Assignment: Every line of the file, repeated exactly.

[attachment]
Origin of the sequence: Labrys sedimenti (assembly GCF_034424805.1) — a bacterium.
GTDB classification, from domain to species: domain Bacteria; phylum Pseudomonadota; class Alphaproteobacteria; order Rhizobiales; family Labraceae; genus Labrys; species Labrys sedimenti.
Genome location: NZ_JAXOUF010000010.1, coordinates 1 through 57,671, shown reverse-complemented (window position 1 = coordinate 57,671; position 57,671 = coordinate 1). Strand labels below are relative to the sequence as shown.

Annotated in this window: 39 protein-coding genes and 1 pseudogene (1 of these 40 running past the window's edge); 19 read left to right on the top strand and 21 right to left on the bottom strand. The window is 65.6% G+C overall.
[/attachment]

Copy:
Origin of the sequence: Labrys sedimenti (assembly GCF_034424805.1) — a bacterium.
GTDB classification, from domain to species: domain Bacteria; phylum Pseudomonadota; class Alphaproteobacteria; order Rhizobiales; family Labraceae; genus Labrys; species Labrys sedimenti.
Genome location: NZ_JAXOUF010000010.1, coordinates 1 through 57,671, shown reverse-complemented (window position 1 = coordinate 57,671; position 57,671 = coordinate 1). Strand labels below are relative to the sequence as shown.

Annotated in this window: 39 protein-coding genes and 1 pseudogene (1 of these 40 running past the window's edge); 19 read left to right on the top strand and 21 right to left on the bottom strand. The window is 65.6% G+C overall.